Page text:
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Irlina v. City of Oakland

United States District Court, N.D. California

February 27, 2014

ALISA IRLINA, Plaintiff,



This matter came before the Court on February 24, 2014, on an order to show cause as to why a preliminary injunction should not issue. Having considered the arguments of the parties and the papers submitted, the Court concludes that a preliminary injunction should not issue and dismisses the suit for lack of jurisdiction for the reasons set forth below.


Plaintiff Alisa Irlina is the owner of "Cole, " a Neapolitan Mastiff and Pit bull mix. On at least two separate occasions, Cole attacked and bit several people. After the first incident on February 11, 2013, Defendant City of Oakland, Animal Services Division, notified Plaintiff that it planned to schedule a hearing to designate Cole, as well as two of Plaintiff's other dogs who were involved in the attack, "vicious" pursuant to California Food & Agriculture Code Section 31603(b). Plaintiff's mother, with whom Plaintiff and her dogs lived, signed a waiver of the hearing and agreed to comply with the requirements for keeping vicious dogs. Plaintiff alleges that although she and the dogs live with her mother, she is the only owner of the dogs, and therefore her mother had no authority to waive the hearing.

On October 21, 2013, the dogs got loose from their yard and Cole attacked a 17-year old boy. The dogs chased him, and Cole bit him and tore his pants as he tried to get away.

After this second incident, Defendant requested that Plaintiff bring Cole in for quarantine to ensure he did not have rabies. Plaintiff complied on October 22, 2013, and the next day she was notified that Defendant would be keeping Cole until a hearing on his future. On November 12, 2013, applying a "preponderance of the evidence" burden of proof, a hearing officer found Cole to be a "significant public threat" and ordered his destruction. On December 13, 2013, Plaintiff filed an appeal to the California Superior Court challenging Cole's vicious dog designation, his seizure, and the order destroying him. The Superior Court heard Plaintiff's case de novo on January 27, 2014, and concluded that Cole was properly classified as vicious, was a threat to the community, and ruled that he must be euthanized.

On the same day that the Superior Court issued its order, Plaintiff filed suit in federal court asserting Fourth, Fifth and Fourteenth Amendment violations based on Cole's seizure, a corresponding denial of Plaintiff's right to due process, as well as a conversion and unlawful detainer claim. On February 13, 2014, Plaintiff filed an emergency TRO application and motion for preliminary injunction in this Court to enjoin the Defendant from proceeding with Cole's euthanization, which was scheduled for February 14, 2014. The Court, finding that the dog's erroneous euthanization would be an irreparable injury, granted the TRO and scheduled for February 24, 2014 a hearing for an order to show cause regarding the preliminary injunction which is now before this Court. Defendant now argues that the Court lacks jurisdiction to hear the case under the Rooker-Feldman doctrine, that the Court is barred from issuing an injunction under the Anti-Injunction Act, and that Plaintiff's claims are precluded by the state court's rulings.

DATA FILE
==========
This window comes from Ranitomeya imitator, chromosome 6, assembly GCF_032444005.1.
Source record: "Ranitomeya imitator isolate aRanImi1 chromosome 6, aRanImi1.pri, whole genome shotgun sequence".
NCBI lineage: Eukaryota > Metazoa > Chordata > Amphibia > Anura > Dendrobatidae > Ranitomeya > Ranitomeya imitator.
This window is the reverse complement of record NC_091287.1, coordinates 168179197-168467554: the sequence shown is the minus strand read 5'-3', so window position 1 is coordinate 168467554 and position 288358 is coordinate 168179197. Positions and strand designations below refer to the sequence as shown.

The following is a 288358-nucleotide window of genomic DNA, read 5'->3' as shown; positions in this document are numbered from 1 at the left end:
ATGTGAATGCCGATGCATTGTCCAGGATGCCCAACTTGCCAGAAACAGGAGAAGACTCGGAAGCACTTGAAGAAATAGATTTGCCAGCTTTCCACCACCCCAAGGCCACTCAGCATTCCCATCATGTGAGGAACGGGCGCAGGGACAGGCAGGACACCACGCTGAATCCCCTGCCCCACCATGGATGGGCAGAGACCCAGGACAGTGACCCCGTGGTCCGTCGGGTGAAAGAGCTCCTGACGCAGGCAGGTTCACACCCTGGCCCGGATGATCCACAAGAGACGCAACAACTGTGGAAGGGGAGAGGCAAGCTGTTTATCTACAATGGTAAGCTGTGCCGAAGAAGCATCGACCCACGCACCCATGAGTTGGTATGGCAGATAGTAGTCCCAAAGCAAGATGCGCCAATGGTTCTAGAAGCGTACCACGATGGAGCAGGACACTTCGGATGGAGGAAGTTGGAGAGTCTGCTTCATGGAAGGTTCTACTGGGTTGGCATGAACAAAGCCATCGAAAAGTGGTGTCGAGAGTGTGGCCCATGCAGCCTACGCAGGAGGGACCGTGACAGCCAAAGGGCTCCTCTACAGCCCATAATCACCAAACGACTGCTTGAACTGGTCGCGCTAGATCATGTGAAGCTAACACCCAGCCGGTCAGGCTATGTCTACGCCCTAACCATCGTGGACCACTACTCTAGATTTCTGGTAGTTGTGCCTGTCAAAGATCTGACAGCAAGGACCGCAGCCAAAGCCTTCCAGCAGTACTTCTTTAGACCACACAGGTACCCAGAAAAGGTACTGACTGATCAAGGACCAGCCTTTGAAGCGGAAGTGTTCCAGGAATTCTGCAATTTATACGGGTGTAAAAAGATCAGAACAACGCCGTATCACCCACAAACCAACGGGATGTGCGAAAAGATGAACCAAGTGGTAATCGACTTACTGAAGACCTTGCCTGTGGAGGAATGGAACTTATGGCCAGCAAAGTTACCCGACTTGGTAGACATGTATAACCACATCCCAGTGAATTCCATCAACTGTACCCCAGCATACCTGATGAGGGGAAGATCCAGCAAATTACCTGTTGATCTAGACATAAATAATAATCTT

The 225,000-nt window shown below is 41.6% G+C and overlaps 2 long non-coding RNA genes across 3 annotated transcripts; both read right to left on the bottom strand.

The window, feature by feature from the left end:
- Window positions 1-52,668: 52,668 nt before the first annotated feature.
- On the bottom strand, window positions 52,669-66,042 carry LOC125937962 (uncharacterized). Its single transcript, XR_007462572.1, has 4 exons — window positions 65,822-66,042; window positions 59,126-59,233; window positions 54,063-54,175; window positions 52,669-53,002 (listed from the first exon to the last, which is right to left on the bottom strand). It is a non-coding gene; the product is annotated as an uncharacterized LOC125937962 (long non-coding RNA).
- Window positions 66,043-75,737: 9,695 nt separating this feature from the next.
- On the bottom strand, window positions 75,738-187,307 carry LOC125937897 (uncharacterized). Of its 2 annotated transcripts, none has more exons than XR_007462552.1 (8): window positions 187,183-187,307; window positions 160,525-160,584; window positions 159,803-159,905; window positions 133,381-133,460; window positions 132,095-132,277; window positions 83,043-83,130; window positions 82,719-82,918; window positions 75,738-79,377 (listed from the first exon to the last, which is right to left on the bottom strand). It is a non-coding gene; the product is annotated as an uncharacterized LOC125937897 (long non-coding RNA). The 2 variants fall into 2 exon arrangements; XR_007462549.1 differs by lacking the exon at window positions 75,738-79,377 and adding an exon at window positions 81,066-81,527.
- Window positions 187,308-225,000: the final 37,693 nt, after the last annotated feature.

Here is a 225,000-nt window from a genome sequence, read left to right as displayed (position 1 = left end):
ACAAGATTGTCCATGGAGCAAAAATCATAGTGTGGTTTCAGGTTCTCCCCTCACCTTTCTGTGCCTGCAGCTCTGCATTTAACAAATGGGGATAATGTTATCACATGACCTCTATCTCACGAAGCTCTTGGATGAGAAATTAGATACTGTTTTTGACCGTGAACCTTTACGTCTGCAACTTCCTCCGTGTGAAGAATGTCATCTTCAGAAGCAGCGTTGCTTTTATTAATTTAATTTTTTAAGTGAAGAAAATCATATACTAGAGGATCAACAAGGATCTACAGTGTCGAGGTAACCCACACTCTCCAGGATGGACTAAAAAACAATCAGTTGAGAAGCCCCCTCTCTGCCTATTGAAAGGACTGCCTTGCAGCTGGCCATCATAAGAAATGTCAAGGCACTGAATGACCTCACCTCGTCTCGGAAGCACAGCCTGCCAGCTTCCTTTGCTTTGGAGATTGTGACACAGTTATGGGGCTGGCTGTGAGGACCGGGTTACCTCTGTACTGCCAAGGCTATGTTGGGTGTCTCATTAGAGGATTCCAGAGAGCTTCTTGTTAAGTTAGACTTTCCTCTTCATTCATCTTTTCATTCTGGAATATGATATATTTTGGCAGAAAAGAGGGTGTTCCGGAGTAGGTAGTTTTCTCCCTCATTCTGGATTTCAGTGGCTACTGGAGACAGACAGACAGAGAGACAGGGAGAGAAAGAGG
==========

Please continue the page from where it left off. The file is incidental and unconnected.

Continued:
The purpose of a preliminary injunction is to "preserve the status quo if the balance of equities so heavily favors the moving party that justice requires the court to intervene to secure the positions until the merits of the action are ultimately determined." University of Texas v. Camenisch, 451 U.S. 390, 395 (1981). "A plaintiff seeking a preliminary injunction must establish that he is likely to succeed on the merits, that he is likely to suffer irreparable harm in the absence of preliminary relief, that the balance of equities tips in his favor, and that an injunction is in the public interest." Winter v. Natural Res. Def. Council, Inc., 555 U.S. 7, 20 (2008). If the plaintiff shows no chance of success on the merits, however, the injunction should not issue. Arcamuzi v. Cont'l Air Lines, Inc., 819 F.2d 935, 937 (9th Cir. 1987). At a bare minimum, the plaintiff "must demonstrate a fair chance of success of the merits, or questions serious enough to require litigation." Id.


Before entering a preliminary injunction, the Court must first ensure that it has subject matter jurisdiction over the action. See Republic of the Philippines v. Marcos, 862 F.2d 1355, 1359 (9th Cir. 1988). Defendant asserts that the Court lacks jurisdiction because the Rooker-Feldman doctrine prohibits federal district courts "from exercising subject matter jurisdiction over a suit that is a de facto appeal from a state court judgment." Kougasian v. TMSL, Inc., 359 F.3d 1136, 1139 (9th Cir. 2004); see Rooker v. Fid. Trust Co., 263 U.S. 413 (1923); D.C. Ct. of Appeals v. Feldman, 460 U.S. 462 (1983). In Noel v. Hall, the Ninth Circuit explained that Rooker-Feldman bars subject matter jurisdiction in federal district court, "[i]f a federal plaintiff asserts as a legal wrong an allegedly erroneous decision by a state court, and seeks relief from a state court judgment based on that decision." 341 F.3d 1148, 1164 (9th Cir. 2003). "If, on the other hand, a federal plaintiff asserts as a legal wrong an allegedly illegal act or omission by an adverse party, Rooker-Feldman does not bar jurisdiction." Id. (emphasis added).